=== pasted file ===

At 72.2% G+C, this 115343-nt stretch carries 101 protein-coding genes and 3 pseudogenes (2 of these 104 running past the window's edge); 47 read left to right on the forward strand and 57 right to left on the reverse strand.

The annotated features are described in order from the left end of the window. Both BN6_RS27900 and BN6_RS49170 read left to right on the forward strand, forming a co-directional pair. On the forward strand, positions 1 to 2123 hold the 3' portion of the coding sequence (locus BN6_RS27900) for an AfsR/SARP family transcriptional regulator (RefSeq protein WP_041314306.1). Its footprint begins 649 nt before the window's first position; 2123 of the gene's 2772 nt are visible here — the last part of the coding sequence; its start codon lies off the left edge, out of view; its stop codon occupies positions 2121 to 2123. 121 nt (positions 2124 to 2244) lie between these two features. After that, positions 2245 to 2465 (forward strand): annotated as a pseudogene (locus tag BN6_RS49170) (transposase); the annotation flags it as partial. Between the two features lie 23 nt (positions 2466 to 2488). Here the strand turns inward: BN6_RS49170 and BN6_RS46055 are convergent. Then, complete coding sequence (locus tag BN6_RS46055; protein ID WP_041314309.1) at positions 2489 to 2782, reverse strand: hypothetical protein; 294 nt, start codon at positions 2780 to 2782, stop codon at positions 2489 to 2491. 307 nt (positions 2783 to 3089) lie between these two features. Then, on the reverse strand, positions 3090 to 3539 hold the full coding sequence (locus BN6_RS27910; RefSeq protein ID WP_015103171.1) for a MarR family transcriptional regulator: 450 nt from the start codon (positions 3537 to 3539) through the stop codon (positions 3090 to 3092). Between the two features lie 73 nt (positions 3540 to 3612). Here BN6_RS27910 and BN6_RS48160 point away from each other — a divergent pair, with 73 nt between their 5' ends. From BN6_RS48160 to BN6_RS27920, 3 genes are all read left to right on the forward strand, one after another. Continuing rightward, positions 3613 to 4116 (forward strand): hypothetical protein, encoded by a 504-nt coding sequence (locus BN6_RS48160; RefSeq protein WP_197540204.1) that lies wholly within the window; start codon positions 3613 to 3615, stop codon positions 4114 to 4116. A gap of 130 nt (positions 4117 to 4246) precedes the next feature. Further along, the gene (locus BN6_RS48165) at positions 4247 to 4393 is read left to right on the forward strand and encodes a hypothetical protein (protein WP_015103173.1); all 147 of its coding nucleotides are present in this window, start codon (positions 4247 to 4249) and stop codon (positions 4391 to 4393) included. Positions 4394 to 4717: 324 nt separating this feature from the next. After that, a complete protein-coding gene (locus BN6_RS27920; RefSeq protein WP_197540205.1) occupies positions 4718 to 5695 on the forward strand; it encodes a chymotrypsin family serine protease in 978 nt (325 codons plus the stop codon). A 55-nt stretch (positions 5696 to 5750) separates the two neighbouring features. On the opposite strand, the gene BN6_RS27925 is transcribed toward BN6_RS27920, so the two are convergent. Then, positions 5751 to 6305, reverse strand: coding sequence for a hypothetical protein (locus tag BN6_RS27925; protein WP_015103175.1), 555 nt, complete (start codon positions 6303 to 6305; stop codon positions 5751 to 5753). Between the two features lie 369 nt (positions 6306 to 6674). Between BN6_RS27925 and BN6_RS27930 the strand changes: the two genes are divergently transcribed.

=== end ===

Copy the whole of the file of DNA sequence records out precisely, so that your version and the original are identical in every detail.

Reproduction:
At 72.2% G+C, this 115343-nt stretch carries 101 protein-coding genes and 3 pseudogenes (2 of these 104 running past the window's edge); 47 read left to right on the forward strand and 57 right to left on the reverse strand.

The annotated features are described in order from the left end of the window. Both BN6_RS27900 and BN6_RS49170 read left to right on the forward strand, forming a co-directional pair. On the forward strand, positions 1 to 2123 hold the 3' portion of the coding sequence (locus BN6_RS27900) for an AfsR/SARP family transcriptional regulator (RefSeq protein WP_041314306.1). Its footprint begins 649 nt before the window's first position; 2123 of the gene's 2772 nt are visible here — the last part of the coding sequence; its start codon lies off the left edge, out of view; its stop codon occupies positions 2121 to 2123. 121 nt (positions 2124 to 2244) lie between these two features. After that, positions 2245 to 2465 (forward strand): annotated as a pseudogene (locus tag BN6_RS49170) (transposase); the annotation flags it as partial. Between the two features lie 23 nt (positions 2466 to 2488). Here the strand turns inward: BN6_RS49170 and BN6_RS46055 are convergent. Then, complete coding sequence (locus tag BN6_RS46055; protein ID WP_041314309.1) at positions 2489 to 2782, reverse strand: hypothetical protein; 294 nt, start codon at positions 2780 to 2782, stop codon at positions 2489 to 2491. 307 nt (positions 2783 to 3089) lie between these two features. Then, on the reverse strand, positions 3090 to 3539 hold the full coding sequence (locus BN6_RS27910; RefSeq protein ID WP_015103171.1) for a MarR family transcriptional regulator: 450 nt from the start codon (positions 3537 to 3539) through the stop codon (positions 3090 to 3092). Between the two features lie 73 nt (positions 3540 to 3612). Here BN6_RS27910 and BN6_RS48160 point away from each other — a divergent pair, with 73 nt between their 5' ends. From BN6_RS48160 to BN6_RS27920, 3 genes are all read left to right on the forward strand, one after another. Continuing rightward, positions 3613 to 4116 (forward strand): hypothetical protein, encoded by a 504-nt coding sequence (locus BN6_RS48160; RefSeq protein WP_197540204.1) that lies wholly within the window; start codon positions 3613 to 3615, stop codon positions 4114 to 4116. A gap of 130 nt (positions 4117 to 4246) precedes the next feature. Further along, the gene (locus BN6_RS48165) at positions 4247 to 4393 is read left to right on the forward strand and encodes a hypothetical protein (protein WP_015103173.1); all 147 of its coding nucleotides are present in this window, start codon (positions 4247 to 4249) and stop codon (positions 4391 to 4393) included. Positions 4394 to 4717: 324 nt separating this feature from the next. After that, a complete protein-coding gene (locus BN6_RS27920; RefSeq protein WP_197540205.1) occupies positions 4718 to 5695 on the forward strand; it encodes a chymotrypsin family serine protease in 978 nt (325 codons plus the stop codon). A 55-nt stretch (positions 5696 to 5750) separates the two neighbouring features. On the opposite strand, the gene BN6_RS27925 is transcribed toward BN6_RS27920, so the two are convergent. Then, positions 5751 to 6305, reverse strand: coding sequence for a hypothetical protein (locus tag BN6_RS27925; protein WP_015103175.1), 555 nt, complete (start codon positions 6303 to 6305; stop codon positions 5751 to 5753). Between the two features lie 369 nt (positions 6306 to 6674). Between BN6_RS27925 and BN6_RS27930 the strand changes: the two genes are divergently transcribed.